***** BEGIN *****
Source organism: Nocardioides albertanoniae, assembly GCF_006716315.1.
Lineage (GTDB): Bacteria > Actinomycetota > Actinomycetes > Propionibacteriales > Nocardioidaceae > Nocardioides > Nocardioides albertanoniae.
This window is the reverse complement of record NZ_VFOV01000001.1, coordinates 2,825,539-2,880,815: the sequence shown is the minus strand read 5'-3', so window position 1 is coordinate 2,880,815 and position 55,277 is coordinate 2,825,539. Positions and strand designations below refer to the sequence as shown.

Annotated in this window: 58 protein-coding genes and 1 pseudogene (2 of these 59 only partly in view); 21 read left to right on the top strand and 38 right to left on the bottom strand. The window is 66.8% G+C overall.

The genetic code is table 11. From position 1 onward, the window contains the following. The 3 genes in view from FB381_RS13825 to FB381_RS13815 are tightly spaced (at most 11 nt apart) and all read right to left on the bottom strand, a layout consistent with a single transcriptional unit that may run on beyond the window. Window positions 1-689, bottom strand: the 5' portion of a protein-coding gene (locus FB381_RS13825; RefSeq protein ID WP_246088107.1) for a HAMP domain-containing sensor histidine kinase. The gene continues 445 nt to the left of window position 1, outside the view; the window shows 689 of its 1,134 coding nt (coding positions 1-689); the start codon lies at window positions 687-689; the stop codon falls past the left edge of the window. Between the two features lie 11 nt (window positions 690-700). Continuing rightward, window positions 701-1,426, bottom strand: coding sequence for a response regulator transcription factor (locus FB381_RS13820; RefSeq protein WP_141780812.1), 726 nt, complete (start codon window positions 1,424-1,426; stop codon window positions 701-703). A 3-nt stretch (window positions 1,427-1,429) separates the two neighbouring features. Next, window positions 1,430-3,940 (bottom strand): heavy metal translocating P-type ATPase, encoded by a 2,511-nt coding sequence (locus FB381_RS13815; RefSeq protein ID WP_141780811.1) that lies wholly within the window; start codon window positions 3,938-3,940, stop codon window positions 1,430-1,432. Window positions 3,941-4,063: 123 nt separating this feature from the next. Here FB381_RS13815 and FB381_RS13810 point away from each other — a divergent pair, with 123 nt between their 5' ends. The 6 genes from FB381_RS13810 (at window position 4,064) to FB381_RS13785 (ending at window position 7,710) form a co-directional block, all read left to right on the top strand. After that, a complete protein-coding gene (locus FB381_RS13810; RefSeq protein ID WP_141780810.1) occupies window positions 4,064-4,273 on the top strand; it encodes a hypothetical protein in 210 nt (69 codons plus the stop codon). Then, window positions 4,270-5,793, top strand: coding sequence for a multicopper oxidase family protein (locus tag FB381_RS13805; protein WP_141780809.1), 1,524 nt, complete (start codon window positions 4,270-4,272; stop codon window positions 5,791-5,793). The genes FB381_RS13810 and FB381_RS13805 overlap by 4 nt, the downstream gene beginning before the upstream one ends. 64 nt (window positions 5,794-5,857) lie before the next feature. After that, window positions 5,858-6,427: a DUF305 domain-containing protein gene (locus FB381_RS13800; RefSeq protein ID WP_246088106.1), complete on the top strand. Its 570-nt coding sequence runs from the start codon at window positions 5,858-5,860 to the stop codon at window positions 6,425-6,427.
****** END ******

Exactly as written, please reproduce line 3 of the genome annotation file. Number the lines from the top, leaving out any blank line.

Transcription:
This window is the reverse complement of record NZ_VFOV01000001.1, coordinates 2,825,539-2,880,815: the sequence shown is the minus strand read 5'-3', so window position 1 is coordinate 2,880,815 and position 55,277 is coordinate 2,825,539. Positions and strand designations below refer to the sequence as shown.